Yemen provinces relax virus curbs as death rate falls

In this, June 14, 2020 file photo, medical workers attend to a COVID-19 patient in an intensive care unit at a hospital in Sanaa, Yemen. (AP)
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Updated 01 July 2020

Yemen provinces relax virus curbs as death rate falls

  • Local authorities had bowed to the public pressure to lift the curfew

AL-MUKALLA: Local authorities in several Yemeni provinces have begun easing coronavirus restrictions following a fall in the number of infections and deaths.

In the eastern province of Mahra, a government emergency committee on Wednesday lifted a night-time curfew in the capital after health facilities reported fewer infections and deaths.

Spokesperson Mohammed Saeed Kelaishat told Arab News that the province has had five deaths since the start of the outbreak in Yemen in April, while the number of patients with coronavirus symptoms admitted to local hospitals has fallen.

“The quarantine is empty and all cases have recovered. The other patients have isolated themselves at home,” Kelaishat said.

Local authorities had bowed to the public pressure to lift the curfew, which affected businesses in the province, he said.

“Traders have complained that the curfew has had an impact on their businesses,” he added.

The province has reported 22 confirmed cases, including 14 recoveries and five deaths.

Kelaishat said that the province’s quarantine facility has not received any patients with acute respiratory problems since early last month, an indication that the pandemic is easing.

“The curfew will be reimposed if coronavirus cases rise again,” he said.

In neighboring Hadramout province, local authorities have reduced curfew hours and allowed mosques to reopen for prayers, while advising people to follow social distancing rules, and wear masks and gloves.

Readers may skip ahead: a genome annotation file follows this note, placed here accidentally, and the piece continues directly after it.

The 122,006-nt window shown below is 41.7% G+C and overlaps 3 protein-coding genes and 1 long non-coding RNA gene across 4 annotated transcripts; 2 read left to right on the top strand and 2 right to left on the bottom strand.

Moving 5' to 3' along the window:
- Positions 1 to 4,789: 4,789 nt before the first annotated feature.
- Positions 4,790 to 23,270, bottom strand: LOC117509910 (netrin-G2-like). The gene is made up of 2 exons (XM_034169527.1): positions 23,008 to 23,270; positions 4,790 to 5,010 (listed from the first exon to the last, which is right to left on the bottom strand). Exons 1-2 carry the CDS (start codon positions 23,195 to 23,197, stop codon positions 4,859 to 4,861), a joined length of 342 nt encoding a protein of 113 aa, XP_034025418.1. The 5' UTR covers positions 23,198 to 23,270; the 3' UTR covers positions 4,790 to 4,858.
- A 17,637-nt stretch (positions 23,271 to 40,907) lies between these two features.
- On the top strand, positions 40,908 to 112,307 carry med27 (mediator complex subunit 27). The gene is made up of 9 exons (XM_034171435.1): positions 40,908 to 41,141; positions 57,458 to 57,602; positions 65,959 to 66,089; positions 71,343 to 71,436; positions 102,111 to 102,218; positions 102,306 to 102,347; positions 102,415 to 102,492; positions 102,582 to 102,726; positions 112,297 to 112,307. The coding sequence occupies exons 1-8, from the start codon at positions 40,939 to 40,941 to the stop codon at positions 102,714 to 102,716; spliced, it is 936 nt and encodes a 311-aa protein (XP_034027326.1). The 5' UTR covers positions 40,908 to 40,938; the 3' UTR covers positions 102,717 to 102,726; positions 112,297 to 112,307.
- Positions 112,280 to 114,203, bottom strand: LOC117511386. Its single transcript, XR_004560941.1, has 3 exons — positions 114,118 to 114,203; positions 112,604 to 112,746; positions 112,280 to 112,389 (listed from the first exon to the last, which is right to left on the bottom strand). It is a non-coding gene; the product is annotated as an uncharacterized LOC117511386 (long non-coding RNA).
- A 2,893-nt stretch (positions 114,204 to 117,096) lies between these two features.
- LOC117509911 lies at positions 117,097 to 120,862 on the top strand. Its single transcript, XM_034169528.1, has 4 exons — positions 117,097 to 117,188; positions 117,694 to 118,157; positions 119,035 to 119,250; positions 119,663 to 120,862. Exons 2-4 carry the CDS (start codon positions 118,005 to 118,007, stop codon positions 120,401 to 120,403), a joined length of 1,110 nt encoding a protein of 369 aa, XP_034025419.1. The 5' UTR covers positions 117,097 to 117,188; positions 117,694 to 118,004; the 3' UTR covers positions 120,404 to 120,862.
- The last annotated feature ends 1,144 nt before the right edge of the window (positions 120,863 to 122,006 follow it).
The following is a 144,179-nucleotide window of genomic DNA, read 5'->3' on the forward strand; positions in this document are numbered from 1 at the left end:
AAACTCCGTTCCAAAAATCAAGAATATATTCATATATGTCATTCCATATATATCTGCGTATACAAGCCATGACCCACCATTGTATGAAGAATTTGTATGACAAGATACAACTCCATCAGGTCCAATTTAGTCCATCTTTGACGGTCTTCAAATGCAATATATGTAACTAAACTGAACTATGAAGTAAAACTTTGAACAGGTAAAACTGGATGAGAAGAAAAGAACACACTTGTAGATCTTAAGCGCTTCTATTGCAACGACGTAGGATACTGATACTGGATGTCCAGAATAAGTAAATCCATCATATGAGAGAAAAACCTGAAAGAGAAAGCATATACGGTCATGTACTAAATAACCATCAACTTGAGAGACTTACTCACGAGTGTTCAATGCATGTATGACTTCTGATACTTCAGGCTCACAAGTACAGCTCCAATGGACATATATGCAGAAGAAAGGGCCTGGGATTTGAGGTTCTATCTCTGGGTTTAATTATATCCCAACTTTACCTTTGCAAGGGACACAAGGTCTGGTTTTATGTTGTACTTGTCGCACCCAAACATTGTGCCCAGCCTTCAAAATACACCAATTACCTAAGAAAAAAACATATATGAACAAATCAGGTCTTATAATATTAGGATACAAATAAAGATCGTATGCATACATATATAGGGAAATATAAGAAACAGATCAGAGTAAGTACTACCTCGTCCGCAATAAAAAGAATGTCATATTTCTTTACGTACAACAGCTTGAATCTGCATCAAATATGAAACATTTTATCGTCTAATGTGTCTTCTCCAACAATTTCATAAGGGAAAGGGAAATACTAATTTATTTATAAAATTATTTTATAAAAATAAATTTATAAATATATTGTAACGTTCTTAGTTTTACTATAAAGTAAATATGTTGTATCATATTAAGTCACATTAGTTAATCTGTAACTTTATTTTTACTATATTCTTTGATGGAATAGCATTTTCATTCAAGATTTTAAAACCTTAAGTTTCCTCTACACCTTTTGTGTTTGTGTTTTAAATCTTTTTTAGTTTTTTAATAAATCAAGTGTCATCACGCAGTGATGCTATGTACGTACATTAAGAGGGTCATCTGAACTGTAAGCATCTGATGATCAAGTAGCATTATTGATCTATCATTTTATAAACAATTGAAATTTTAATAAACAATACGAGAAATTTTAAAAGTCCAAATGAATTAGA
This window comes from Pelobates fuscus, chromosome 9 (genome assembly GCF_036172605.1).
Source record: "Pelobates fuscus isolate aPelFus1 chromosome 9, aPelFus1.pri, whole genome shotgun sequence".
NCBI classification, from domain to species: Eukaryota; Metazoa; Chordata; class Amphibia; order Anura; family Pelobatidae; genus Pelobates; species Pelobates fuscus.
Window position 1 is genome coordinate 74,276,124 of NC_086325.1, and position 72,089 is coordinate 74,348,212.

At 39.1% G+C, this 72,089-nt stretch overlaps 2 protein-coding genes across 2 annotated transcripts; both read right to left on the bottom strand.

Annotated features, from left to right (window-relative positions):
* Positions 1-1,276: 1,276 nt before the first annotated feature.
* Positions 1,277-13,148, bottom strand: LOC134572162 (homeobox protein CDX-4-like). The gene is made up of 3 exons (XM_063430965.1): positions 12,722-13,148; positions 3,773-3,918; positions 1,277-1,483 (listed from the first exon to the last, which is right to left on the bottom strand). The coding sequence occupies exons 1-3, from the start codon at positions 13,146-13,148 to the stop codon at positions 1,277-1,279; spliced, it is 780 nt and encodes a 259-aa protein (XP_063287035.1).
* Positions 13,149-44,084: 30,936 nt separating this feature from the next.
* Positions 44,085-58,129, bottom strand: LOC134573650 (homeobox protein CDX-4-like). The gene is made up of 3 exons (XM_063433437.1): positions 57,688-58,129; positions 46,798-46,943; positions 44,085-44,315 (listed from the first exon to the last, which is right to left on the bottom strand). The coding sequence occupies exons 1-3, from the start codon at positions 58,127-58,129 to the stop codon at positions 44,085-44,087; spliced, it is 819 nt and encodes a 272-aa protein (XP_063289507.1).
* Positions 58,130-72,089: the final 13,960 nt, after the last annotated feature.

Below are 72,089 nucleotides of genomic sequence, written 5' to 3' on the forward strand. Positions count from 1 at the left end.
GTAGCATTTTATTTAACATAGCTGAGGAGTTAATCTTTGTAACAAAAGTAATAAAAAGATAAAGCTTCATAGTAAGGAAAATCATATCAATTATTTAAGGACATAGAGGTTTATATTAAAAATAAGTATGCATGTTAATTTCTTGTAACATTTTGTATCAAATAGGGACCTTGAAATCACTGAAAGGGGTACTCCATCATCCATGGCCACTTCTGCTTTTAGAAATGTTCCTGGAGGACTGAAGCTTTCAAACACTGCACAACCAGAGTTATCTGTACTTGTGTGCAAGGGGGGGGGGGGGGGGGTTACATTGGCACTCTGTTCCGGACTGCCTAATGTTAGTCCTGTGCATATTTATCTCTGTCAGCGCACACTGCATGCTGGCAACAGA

The curfew was adjusted from 2 p.m. to 6 a.m. to 8 p.m. to 4 a.m. Restrictions were imposed in the province on April 10 after the first case of coronavirus in Yemen was detected in the port city of Sheher.

According to the Aden-based national coronavirus committee, the large province of Hadramout has recorded 133 deaths, the largest number of fatalities in Yemen, followed by Taiz with 61. The total number of deaths in government-controlled areas is 312.

In Aden, Yemen’s interim capital, local officials said that the number of daily deaths has returned to normal levels.

“There is a gradual and sharp decrease in deaths from different kinds of fever by 50 percent. There is also 50 percent drop in the occupancy of quarantines,” Abdulla bin Ghouth, a professor of community medicine and epidemiology at Hadramout University’s College of Medicine, and an adviser to the health minister, told Arab News on Wednesday.

Local media outlets quoted Gen. Sanad Jamel, director of Civil Affairs Authority, as saying that daily deaths from disease in Aden have fallen from 70 early last month to 17. 

In May, the internationally recognized government declared Aden an “infested” city as coronavirus and other diseases claimed that lives of hundreds.


Dubai airport hands out roses to Beirut passengers in a show of support

Updated 10 min 24 sec ago

Dubai airport hands out roses to Beirut passengers in a show of support

  • Passengers arriving from Beirut in Dubai were handed white roses
  • “Rebuilding Lebanon is like rebuilding UAE,” a message attached to the roses read

DUBAI: Passengers arriving from Beirut in Dubai were handed white roses on Sunday in a heartfelt gesture of support following last week’s deadly blast. 
The 163 passengers boarding an Emirates airline flight who arrived at Dubai International Airport were gifted the roses from Dubai Customs workers. The flowers came with a message that quoted the founder of the UAE, the late President Sheikh Zayed Al-Nahyan.
The message reads: “Rebuilding Lebanon is like rebuilding UAE.”
Dubai Airport CEO Paul Griffiths said the act reflects the “spirit of kindness at the heart of the aviation community.”  
“I’m sure it has provided some measure of comfort for the Lebanese passengers during these very difficult times,” he said.
Like many other countries, the UAE has sent large shipments of aid to Lebanon since the explosion. 
The massive blasts at the Beirut port killed 158 people and injured 6,000.